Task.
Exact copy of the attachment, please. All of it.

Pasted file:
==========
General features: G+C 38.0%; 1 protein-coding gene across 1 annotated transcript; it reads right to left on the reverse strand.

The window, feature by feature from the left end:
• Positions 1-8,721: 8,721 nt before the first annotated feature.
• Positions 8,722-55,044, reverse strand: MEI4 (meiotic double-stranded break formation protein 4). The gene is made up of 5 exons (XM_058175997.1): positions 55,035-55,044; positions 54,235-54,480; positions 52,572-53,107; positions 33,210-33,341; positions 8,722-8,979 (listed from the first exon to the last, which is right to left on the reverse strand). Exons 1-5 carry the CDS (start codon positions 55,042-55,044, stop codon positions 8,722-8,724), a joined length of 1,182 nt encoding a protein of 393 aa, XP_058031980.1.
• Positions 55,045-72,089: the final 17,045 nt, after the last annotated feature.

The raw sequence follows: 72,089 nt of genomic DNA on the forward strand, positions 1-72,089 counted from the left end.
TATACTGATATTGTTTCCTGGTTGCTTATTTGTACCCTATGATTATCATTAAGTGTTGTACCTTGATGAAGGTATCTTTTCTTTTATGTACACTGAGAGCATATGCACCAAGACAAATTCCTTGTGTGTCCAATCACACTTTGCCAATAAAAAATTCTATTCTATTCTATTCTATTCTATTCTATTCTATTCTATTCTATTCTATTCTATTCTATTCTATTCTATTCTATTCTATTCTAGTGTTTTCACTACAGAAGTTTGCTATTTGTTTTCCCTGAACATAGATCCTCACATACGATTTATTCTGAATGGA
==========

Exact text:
General features: G+C 38.0%; 1 protein-coding gene across 1 annotated transcript; it reads right to left on the reverse strand.

The window, feature by feature from the left end:
• Positions 1-8,721: 8,721 nt before the first annotated feature.
• Positions 8,722-55,044, reverse strand: MEI4 (meiotic double-stranded break formation protein 4). The gene is made up of 5 exons (XM_058175997.1): positions 55,035-55,044; positions 54,235-54,480; positions 52,572-53,107; positions 33,210-33,341; positions 8,722-8,979 (listed from the first exon to the last, which is right to left on the reverse strand). Exons 1-5 carry the CDS (start codon positions 55,042-55,044, stop codon positions 8,722-8,724), a joined length of 1,182 nt encoding a protein of 393 aa, XP_058031980.1.
• Positions 55,045-72,089: the final 17,045 nt, after the last annotated feature.

The raw sequence follows: 72,089 nt of genomic DNA on the forward strand, positions 1-72,089 counted from the left end.
TATACTGATATTGTTTCCTGGTTGCTTATTTGTACCCTATGATTATCATTAAGTGTTGTACCTTGATGAAGGTATCTTTTCTTTTATGTACACTGAGAGCATATGCACCAAGACAAATTCCTTGTGTGTCCAATCACACTTTGCCAATAAAAAATTCTATTCTATTCTATTCTATTCTATTCTATTCTATTCTATTCTATTCTATTCTATTCTATTCTATTCTATTCTATTCTATTCTAGTGTTTTCACTACAGAAGTTTGCTATTTGTTTTCCCTGAACATAGATCCTCACATACGATTTATTCTGAATGGA